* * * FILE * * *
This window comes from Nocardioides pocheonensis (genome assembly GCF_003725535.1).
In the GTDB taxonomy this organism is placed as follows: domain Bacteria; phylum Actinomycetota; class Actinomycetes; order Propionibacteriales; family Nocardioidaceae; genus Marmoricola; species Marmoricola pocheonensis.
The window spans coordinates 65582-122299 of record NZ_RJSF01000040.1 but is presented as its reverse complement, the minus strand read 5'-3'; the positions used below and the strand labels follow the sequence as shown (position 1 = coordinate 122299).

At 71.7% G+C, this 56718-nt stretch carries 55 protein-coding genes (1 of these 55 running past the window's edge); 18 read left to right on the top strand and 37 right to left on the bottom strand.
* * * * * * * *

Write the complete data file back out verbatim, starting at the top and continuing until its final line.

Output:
This window comes from Nocardioides pocheonensis (genome assembly GCF_003725535.1).
In the GTDB taxonomy this organism is placed as follows: domain Bacteria; phylum Actinomycetota; class Actinomycetes; order Propionibacteriales; family Nocardioidaceae; genus Marmoricola; species Marmoricola pocheonensis.
The window spans coordinates 65582-122299 of record NZ_RJSF01000040.1 but is presented as its reverse complement, the minus strand read 5'-3'; the positions used below and the strand labels follow the sequence as shown (position 1 = coordinate 122299).

At 71.7% G+C, this 56718-nt stretch carries 55 protein-coding genes (1 of these 55 running past the window's edge); 18 read left to right on the top strand and 37 right to left on the bottom strand.